• The cable connecting the turntable to the audio system (audio output cable) is not a non-removable RCA cable. Instead, the LP-60X features a 3.25mm AUX stereo output. This ‘Y-style’ cable connects the device to most audio systems. A removable record player cable is always preferable because it allows the user to swap worn-out ones. But the durability of the RCA outputs and the 3.25mm output is also worth noting – there is no difference anyway.
  • The aesthetic bears the most notable difference. The brand has fully re-shaped and re-designed the body, and the dust cover, offering something better than the competition. Visually, I would like to think this is the best stereo amplifier and turntable at this price range.  


Most turntables are set ready to go. However, they are still very hands-on, meaning you have to manually insert the needle onto the groove and lift the styles towards the end of the record side. Some people don’t mind and actually find this process satisfying.

Some players are quite tiring. And that is where the LP-60X comes as a true winner. You just put the LP on the platter press the Start button and you are good to go. The automatic functionality will automatically lift the tonearm, position the stimulus on the lead-in groove, and gently lower the stylus down on the record. 

I have played many records on this device, and it performed without any flaws. Even for those with fumble fingers, you will never damage the stylus because you don’t need to touch anything. Or you can choose the manual start and stop playback too.

Another great feature of this turntable is its low price. I have reviewed many record players before and they are mostly expensive with even fewer features.

This product is cheaper, yet it plays smoothly without audible rumble or speed variations. They are some surface noises, clicks, and pops, but not overly loud. 

There is a smooth balance of the bass and the treble, which you don’t get with most low-priced turntables. The AT-60X has an excellent sound that does not sound thin.

Setting Up the LP60X

Setting up the AT-LP60X is pretty simple. Here is all you need to do:

  1. Get the device ready – Start by placing the large circular platter on the player. You will need to ensure that the rectangular opening contains a red ribbon exposing the motor pulley. Note that the motor pulley is made of brass, and is on the left-hand side of the turntable. You will be installing the belt to the pulley.
  2. Install the belt – Because it has a belt drive (not a direct drive), you will need to install a physical belt that helps in spinning the platter and the record. The belt is included in the package with an easy installation process. All you need to do is remove the tape that holds the red ribbon to the platter.
  3. Removing the ribbon – You will have to completely remove the ribbon after placing the belt inside the groove. While doing this, ensure the belt is not twisted.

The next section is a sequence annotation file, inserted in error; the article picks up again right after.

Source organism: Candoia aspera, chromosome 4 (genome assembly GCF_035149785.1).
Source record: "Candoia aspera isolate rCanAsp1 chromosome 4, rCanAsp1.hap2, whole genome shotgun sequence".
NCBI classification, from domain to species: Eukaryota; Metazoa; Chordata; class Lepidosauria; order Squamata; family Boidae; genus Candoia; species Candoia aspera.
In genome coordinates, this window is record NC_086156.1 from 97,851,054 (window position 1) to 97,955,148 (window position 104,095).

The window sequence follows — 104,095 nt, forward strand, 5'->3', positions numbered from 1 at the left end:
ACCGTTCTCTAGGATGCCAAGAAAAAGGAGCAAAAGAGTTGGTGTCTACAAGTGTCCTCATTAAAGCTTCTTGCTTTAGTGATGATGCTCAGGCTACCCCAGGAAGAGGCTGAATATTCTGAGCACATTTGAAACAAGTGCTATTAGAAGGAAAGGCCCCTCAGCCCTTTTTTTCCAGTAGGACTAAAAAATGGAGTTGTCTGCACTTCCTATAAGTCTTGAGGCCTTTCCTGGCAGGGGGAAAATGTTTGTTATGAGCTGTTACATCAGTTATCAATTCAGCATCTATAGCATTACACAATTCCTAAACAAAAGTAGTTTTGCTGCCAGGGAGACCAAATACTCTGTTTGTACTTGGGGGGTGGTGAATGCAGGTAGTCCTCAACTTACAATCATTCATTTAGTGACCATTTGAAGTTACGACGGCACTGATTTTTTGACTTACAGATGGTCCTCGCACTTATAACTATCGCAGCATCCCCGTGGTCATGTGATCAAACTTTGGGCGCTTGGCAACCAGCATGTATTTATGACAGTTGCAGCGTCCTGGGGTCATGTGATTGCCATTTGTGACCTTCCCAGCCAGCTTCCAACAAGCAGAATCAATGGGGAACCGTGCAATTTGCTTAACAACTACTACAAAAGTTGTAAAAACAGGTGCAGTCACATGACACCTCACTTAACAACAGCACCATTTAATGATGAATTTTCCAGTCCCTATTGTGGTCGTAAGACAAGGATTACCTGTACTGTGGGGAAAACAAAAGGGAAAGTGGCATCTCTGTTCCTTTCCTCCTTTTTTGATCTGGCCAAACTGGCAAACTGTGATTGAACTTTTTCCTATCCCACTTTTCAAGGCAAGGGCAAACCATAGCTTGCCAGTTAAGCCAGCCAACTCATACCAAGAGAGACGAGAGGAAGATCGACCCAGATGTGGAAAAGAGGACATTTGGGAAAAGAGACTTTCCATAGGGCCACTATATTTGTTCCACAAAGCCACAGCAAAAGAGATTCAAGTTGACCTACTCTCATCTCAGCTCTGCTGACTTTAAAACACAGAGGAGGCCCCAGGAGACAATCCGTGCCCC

4. Place the felt mat over the spindle and to the platter – Now, you should ensure the automatic function is fully cycled, which you do by rotating (clockwise) the plater ten times manually.
  5. Remove the twist-tie and the stylus guard – Do this carefully so you don’t damage anything. 

When setting up, make sure the player is on sturdy ground. You can then finish the setup by connecting the device to a power outlet.  

Do you need speakers?

Yes. All Audio-Technica at lp60x record players feature an analog (RCA) output. This helps the user connect them directly to power speakers.

This device is no different. It comes with an internal RIAA phono preamp which connects to power amplifiers inside the speakers to make a sound

Do Audio Technica turntables have built-in speakers?

No. This turntable does not come with a built-in speaker but is equipped with a built-in amplifier that lets you connect to external speakers. 


  • The most affordable turntable you can find on the market. 
  • It features a built-in phono preamp.
  • It is a user-replaceable stylus for easy use.
  • A fully automatic operation.
  • Plays 7- and 12-inch records smoothly.
  • AC/DC Conversion outside the chassis
  • 45 rpm belt drive
  • You can connect it to power speakers through a simple cable.
  • Smoother audio quality


  • You cannot change or upgrade the built-in signal chain phono preamp cartridge.


If you are looking to enter the world of vinyl music, this is an ideal tool. It offers impressive performance, easy operation, and unbeatable prices. It offers better features than its predecessor.

But if you want something better, I would recommend you check out the Pro-Ject Debut Carbon or the Clearaudio Concept Black.